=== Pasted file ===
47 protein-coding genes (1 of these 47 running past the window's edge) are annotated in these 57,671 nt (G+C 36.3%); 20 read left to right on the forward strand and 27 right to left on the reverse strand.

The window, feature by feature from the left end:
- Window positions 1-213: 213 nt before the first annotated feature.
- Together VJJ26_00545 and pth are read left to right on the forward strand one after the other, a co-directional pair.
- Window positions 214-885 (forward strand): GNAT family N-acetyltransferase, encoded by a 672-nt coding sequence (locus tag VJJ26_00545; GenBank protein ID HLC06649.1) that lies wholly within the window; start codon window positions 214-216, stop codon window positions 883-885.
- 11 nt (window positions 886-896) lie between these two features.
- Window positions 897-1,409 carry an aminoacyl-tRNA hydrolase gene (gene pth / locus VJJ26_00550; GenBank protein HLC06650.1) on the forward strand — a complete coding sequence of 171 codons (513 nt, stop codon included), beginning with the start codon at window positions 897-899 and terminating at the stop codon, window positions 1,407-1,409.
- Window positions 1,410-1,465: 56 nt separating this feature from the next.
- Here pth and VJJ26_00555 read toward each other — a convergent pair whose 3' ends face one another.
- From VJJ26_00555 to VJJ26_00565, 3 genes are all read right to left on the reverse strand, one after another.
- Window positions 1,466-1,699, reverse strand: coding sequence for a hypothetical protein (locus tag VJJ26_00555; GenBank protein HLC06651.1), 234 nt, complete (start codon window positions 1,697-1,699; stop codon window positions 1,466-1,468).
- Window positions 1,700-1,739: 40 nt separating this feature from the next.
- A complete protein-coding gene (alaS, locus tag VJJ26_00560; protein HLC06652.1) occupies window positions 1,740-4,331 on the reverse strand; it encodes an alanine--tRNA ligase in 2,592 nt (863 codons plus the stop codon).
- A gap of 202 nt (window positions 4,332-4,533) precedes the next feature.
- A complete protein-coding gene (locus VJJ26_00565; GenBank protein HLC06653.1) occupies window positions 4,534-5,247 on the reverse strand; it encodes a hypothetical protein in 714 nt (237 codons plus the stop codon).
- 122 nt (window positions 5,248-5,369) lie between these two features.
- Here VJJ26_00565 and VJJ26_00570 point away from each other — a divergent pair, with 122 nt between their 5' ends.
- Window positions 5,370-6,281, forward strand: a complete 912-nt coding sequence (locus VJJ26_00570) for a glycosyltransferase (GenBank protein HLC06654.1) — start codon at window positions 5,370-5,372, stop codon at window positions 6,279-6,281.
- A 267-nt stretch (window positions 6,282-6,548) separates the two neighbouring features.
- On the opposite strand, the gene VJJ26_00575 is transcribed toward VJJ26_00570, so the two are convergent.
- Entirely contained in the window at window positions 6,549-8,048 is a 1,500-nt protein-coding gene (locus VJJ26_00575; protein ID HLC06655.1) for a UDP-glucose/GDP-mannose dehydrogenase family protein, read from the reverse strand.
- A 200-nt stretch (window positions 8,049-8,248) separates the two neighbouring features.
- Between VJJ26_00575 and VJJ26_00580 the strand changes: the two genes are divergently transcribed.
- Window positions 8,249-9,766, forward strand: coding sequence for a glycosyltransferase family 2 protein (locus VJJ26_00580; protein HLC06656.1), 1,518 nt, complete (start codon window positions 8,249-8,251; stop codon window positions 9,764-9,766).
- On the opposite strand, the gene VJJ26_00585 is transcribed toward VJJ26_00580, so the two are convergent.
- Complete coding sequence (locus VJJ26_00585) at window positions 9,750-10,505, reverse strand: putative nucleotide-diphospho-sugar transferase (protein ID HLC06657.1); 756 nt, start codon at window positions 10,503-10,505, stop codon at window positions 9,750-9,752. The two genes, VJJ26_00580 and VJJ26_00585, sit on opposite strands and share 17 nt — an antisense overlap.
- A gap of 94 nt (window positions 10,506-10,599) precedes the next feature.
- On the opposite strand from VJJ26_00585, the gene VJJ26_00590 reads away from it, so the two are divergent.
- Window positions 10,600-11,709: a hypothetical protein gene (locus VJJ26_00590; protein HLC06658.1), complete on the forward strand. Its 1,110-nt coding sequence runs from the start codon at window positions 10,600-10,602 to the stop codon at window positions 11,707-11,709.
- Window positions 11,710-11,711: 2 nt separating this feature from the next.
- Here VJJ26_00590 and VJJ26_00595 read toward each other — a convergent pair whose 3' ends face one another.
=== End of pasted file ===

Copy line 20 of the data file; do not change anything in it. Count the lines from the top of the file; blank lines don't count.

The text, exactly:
- On the opposite strand, the gene VJJ26_00575 is transcribed toward VJJ26_00570, so the two are convergent.